Neil Macintosh, Partnership Development Manager and International Coordinator, Tile Cross Academy, Birmingham (700 pupils) told us: ‘Tile Cross Academy in Birmingham has applied and secured two grants from the Armed Forces Covenant, the latest of which was worth £18,880. The theme of our application was “Birmingham to Bergen-Belsen: Liberating the Roma”. The aim was to engage the Armed Forces with the wider community by investigating the historic role of the British Army in defending our freedom and liberating the concentration camps at the end of WWII, whilst linking this to their continued role in protecting British values today. We achieved this by using the grant to fund the following:
• Hosted a Holocaust survivor to speak.
• Took 20 pupils to London on an overnight trip during which they took part in a Holocaust workshop and toured the Holocaust gallery at the Imperial War Museum; had a behind-the-scenes look at the Household Cavalry at Horse Guards Parade;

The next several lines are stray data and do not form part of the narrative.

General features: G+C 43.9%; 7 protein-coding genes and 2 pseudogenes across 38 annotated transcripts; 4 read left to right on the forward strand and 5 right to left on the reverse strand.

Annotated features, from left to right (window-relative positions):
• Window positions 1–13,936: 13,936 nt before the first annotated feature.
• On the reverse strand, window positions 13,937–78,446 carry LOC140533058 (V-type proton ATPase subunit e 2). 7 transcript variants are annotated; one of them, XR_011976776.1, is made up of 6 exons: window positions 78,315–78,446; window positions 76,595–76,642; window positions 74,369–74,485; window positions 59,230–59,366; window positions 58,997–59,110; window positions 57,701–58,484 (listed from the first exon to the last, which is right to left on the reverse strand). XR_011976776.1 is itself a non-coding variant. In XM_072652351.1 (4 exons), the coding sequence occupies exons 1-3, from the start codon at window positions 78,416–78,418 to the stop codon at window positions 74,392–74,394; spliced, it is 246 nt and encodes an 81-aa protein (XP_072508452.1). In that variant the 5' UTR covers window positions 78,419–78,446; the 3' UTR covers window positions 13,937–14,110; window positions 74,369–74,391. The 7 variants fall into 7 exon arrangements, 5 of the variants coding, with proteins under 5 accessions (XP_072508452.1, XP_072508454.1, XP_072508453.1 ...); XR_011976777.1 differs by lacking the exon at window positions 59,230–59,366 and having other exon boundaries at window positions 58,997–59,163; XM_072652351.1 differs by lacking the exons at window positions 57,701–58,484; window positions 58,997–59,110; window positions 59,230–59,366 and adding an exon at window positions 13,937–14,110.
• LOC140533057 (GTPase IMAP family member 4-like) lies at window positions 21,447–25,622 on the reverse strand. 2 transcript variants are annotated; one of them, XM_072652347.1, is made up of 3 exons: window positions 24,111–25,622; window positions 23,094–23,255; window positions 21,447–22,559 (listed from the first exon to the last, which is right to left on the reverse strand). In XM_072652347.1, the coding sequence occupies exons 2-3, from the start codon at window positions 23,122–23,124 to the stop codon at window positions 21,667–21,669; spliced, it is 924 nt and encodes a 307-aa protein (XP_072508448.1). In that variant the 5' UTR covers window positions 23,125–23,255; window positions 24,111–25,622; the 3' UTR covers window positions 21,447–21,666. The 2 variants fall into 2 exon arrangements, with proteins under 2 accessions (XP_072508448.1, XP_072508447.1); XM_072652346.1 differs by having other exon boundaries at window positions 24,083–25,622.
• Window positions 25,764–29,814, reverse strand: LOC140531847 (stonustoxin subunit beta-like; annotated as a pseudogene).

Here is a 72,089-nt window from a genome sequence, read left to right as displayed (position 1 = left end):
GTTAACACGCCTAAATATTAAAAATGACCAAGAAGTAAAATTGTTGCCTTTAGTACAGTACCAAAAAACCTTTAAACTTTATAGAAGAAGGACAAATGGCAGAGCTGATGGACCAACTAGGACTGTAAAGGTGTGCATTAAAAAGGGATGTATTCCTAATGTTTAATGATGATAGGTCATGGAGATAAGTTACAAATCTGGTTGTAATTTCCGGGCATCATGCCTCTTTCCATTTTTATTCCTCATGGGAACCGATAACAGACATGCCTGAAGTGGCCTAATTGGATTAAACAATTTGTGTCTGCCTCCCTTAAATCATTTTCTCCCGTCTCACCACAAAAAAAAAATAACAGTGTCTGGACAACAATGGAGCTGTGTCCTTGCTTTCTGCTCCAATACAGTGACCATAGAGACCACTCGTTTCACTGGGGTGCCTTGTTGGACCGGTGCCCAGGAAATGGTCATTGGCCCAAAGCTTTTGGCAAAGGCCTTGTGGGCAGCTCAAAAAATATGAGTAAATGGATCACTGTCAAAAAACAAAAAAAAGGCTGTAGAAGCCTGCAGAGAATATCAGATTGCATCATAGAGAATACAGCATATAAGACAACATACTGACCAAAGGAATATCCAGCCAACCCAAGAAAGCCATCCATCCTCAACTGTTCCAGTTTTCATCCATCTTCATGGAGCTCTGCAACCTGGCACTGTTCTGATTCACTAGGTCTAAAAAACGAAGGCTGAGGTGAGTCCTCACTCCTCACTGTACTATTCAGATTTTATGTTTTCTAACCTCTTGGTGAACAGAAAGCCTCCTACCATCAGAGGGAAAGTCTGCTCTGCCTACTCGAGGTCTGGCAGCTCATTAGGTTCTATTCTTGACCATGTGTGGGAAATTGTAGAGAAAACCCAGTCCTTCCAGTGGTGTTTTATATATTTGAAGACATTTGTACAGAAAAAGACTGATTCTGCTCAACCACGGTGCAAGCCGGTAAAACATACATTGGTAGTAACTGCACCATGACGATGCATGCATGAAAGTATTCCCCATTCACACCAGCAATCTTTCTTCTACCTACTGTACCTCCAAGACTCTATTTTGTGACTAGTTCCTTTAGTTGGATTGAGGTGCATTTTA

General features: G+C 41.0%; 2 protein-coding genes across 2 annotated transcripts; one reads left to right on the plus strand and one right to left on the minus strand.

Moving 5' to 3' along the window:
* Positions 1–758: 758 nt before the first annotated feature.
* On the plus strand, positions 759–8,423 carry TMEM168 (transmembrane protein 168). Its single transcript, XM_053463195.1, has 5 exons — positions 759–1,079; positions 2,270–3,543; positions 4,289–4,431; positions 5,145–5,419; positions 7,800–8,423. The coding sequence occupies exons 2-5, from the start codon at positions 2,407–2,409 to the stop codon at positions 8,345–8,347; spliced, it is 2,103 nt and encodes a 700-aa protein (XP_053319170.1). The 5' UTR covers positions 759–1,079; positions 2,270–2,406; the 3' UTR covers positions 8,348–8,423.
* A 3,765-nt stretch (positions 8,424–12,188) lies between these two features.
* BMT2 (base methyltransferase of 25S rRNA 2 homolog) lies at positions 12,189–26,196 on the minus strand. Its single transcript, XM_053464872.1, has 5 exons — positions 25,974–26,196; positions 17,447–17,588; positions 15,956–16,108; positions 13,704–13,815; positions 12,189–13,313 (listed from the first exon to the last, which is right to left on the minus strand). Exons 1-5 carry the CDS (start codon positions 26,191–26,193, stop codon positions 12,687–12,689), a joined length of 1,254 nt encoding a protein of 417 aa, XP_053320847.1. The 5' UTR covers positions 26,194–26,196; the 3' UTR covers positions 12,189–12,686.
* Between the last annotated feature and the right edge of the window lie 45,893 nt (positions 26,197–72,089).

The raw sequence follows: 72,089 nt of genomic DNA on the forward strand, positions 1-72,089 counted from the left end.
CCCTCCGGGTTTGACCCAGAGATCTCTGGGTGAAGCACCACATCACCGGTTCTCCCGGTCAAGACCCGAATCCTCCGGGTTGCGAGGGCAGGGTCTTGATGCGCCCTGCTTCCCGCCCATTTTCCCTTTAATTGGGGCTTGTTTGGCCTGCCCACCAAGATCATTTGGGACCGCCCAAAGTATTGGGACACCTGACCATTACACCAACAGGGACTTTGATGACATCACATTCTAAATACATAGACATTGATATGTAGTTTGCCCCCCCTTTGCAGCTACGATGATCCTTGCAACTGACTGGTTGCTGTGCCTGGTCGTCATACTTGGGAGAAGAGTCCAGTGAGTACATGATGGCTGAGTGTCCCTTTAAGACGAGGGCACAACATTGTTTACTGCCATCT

• had a behind-the-scenes visit to the Grenadier Guards at Wellington Barracks; toured the Tower of London.
• Took 20 pupils to Germany to visit Bergen-Belsen concentration camp, and the Commonwealth War Graves Commission cemetery, and other Holocaust sites in Hamburg.
• Created a professional video of the whole project.
• Held a celebration event for pupils, parents and invited guests at which the video was shown for the first time.
The Army were integrated into every aspect of the project, which was chosen to reflect and engage with the large cohort of Romanian gypsy students we have on roll (15%).
The application process was simple and required us to complete an online form. There are regional Armed Forces Local Covenant Partnership steering groups that should be consulted before applying, but this is explained in the guidance documents.
The project had a hugely positive impact for the school. Our local MP and the Lord Mayor of Birmingham attended the celebration event and were hugely impressed with the outcomes. The pupils – particularly our Roma gypsy students – felt valued and that their cultural heritage had been recognised. The funding enabled our pupils, who are some of the most disadvantaged in the country, to experience things they would never normally have the opportunity to take part in. To see the impact this has had, please watch the video.’